October Rain | Time to Sow Seed and Plant Bulbs

Its a perfect day for planting in the High Desert. We just had a nice October rain and there is 20% chance of rain for the rest of the day. It is warm and balmy with a light wind. In spite of pressing deadlines in other arenas of my life, I am taking a couple hours off for planting.

Today’s Planting List

  1. Coyote Poop
  2. Lettuce
  3. Snow peas
  4. Tulipa pulchella, Persian Pearl
  5. Apple Blossom Tulips, Triumph Tulips
  6. Pink Buttercups, Oxalis adenophylla
  7. Crocus Flavus
  8. Crocus vernus


Coyote Poop

Yes, Coyote poop.  Coyotes eat local fruits, treat the seeds, and leave them in prefertilized packages. Skip coyote poop that is full of fur, feathers, or bones.  Instead, look for poop that is a crumbly mixture of seeds and dark, earthy matrix.  Big thanks to Wendy Walker for adding coyote poop to my gardening bag of tricks.

I mostly collected coyote poop for habitat restoration at Juniper Flats, but I thought I would tuck a pinch or two into the soil in my yard and watch to see what happens. The plan is to plant the poop in loose soil where I would like a shrubs or small trees to grow, add rocks on top and wait to see what comes up. I think I will put a little coyote poop where I buried broken cement (rip rap) in modified hugel kulture piles to mimic rock outcrops.  (O.k. so  this blog is still bouncing around in the back of my head.)


According to my mother, lettuce only germinates during rainstorms.  I haven’t observed lettuce germinating at other times, so when the rain clouds roll in over the San Bernardino Mountains, I scatter lettuce seeds and rake them in.  It is also a good idea to cover them with mesh that keeps the white crowned sparrow from eating both seeds and seedlings.

Snow Peas

I plant these natural nitrogen fixers in the fall for late winter and spring enjoyment.  When weather heats up in spring snow peas will develop a white mold.  When that happens, pull them up for the compost pile and save some seeds for next year. I have been know to fill big black trash bags of freshly picked snow peas and lettuce for distribution among neighbors in May when hot weather is expected.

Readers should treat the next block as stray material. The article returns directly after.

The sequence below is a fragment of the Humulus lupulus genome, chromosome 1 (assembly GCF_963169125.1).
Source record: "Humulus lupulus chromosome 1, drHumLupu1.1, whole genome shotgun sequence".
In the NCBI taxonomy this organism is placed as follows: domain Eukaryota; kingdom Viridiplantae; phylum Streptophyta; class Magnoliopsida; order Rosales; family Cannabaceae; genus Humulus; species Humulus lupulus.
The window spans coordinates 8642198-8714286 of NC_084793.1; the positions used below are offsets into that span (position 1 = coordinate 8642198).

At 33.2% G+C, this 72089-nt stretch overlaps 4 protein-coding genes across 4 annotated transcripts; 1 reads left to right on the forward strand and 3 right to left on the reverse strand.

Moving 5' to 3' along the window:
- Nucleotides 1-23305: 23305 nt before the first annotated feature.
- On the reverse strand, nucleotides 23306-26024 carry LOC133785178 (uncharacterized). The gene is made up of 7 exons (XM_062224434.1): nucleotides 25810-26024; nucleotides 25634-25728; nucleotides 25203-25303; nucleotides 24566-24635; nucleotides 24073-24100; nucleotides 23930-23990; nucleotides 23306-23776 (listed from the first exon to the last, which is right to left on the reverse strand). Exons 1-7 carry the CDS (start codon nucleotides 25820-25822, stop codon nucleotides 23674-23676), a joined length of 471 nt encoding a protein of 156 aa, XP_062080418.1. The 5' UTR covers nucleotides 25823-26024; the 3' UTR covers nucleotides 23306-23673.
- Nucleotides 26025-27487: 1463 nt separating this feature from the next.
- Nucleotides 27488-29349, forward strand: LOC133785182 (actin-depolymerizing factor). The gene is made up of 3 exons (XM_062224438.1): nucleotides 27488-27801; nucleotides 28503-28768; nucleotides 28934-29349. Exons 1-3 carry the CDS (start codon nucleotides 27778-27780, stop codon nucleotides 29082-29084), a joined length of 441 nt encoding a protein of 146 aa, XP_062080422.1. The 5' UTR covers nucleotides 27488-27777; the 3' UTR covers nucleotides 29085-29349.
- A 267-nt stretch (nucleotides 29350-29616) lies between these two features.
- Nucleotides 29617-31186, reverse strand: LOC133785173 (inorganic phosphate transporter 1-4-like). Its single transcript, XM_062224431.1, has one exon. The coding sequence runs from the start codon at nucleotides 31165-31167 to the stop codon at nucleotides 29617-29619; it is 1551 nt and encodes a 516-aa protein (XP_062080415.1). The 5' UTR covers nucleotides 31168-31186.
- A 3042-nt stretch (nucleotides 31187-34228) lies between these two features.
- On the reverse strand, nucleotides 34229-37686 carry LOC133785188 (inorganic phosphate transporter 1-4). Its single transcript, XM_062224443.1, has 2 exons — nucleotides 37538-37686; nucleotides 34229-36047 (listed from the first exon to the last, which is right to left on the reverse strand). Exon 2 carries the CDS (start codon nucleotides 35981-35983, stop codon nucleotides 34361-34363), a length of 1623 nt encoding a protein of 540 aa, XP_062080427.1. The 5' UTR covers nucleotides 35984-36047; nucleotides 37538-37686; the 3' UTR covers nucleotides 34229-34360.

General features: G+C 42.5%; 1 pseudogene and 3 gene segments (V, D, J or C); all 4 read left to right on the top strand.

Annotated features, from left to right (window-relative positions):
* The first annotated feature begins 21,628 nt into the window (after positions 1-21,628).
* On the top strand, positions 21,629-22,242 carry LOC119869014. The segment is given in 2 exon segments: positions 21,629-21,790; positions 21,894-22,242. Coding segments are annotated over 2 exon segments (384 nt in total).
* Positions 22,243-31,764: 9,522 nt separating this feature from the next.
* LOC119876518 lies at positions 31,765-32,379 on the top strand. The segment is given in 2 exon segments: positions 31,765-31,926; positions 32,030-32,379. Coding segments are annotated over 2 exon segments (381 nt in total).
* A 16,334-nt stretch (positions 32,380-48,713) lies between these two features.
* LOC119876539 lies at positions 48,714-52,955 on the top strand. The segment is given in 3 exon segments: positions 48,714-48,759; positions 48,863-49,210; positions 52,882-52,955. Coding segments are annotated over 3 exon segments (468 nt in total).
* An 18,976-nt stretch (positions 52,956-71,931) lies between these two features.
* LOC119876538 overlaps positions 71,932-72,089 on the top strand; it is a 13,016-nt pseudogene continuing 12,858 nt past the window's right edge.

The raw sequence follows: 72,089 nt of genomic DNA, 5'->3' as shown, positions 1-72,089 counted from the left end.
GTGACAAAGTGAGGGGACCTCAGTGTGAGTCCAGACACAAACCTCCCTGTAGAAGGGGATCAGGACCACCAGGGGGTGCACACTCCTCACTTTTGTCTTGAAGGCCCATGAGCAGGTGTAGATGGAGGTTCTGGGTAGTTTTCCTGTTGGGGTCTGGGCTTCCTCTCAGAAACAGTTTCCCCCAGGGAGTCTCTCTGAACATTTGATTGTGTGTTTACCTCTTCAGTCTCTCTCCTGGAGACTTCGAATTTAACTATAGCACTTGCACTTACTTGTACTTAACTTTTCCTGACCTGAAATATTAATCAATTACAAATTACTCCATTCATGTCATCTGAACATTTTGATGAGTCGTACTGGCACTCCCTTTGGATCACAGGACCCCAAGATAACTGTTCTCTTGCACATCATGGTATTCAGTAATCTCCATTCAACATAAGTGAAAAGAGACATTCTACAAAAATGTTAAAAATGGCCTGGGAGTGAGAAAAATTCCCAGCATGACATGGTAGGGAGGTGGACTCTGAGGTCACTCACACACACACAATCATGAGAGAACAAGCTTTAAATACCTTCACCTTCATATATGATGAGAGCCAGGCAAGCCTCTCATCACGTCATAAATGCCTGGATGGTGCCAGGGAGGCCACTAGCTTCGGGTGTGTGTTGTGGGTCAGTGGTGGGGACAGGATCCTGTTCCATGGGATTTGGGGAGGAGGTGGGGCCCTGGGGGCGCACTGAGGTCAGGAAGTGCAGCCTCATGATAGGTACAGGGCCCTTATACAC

Tulipa pulchella, Persian Pearl

I picked up a box of Persian Pearl Ditch bulbs at Winco.  This was a totally spontaneous purchase.  In general, tulips do very well in High Desert Gardens.  Since different tulip species like slightly different microhabitats, I did a quick search on the internet.  It appears that I should plant the bulbs in places that maintain “medium moisture” during winter months and have dry soil in summer.  Maybe I’ll put them at the base of berms that border my swales.

Apple Blossom Tulips, Triumph Tulips

I bought these Triumph type tulips at Winco.  A quick internet search suggests that I should put these in a shady location that gets dry between watering events or stays dry in summer months.  Maybe under my fruit trees in the back yard.

Pink Buttercups, Oxalis adenophylla

Bulbs for pink buttercups is another spontaneous purchase from the bulb rack at Winco.  A quick internet search suggests that pink buttercups can attract and spread rust species to fruit trees and some vegetatbles.  Glad I did my homework, I was going to use them as a ground cover under my fruit trees.  Maybe I’ll put them in the front yard adjacent to some of my bioswales.

Crocus Flavus

Another Winco impulse purchse.  I have had good luck with growing Crocus in a shady depression adjacent to a sidewalk.  A quick internet search suggests that the bulbs should not get too hot or dry in the summer.  Based on that information, I think I’ll find another depression near a sidewalk, road, or big rock.

Crocus vernus

Same basic info as Crocus Flavus.

Additional Information

Bird Talk: The White Crowned Sparrow. Greg Dunne. January 4, 2012. Accessed October 30, 2016.

Crocus Flavus.  John Grimshaw. Alpine Garden Society. Accessed October 30, 2016.

Germination of Native and Exotic Plant Seeds Dispersed by Coyotes (Canis Latrans) in Souhern California. The Southwestern Naturalist 50(4):472-478. 2005.  Accessed October 30, 2016.

Germination Rates of Tree Seeds Ingested by Coyotes and Raccoons. American Midland Naturalist 142(Jul 1999):71-76 · January 2009. Accessed October 30, 2016.

Half-Ass Hugelkultur. Northwest Edible Life. March 28, 2012 by

Plant Guide | Dutch Crocus | Crocus Vernus.  Fine Gardening. Accessed October 30, 2016.

Tulipa puchella, Persian Pearl (Botanical Tulip). Gardenia | Creating Gardens. Accessed October 30, 2016.

Tulip Apple Blossom Mix. Longfield Gardens. Accessed October 30, 2016.

Tulip Cultivation Guide. Longfield Gardens. Accessed October 30, 2016.


About Caliche Chick

I retired from a career as an Environmental Scientist and Botanist. My first career was teaching science and English as a Second Language (ESL), and content classes for ESL students at the middle school level. I also taught introductory biology at the community college level. I have an avid interest in plants that grow with little to no irrigation. I also keep a vegetable garden, fruit trees, and back yard chickens. When I am not in my yard, I am taking Construction Technology Classes at Victor Valley College and working on my "fixer upper" home.
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2 Responses to October Rain | Time to Sow Seed and Plant Bulbs

  1. CastIronDan says:

    I’m intrigued by the thought of planting coyote poop! It seems brilliant. I may try that as well… be sure to update if anything sprouts from this…


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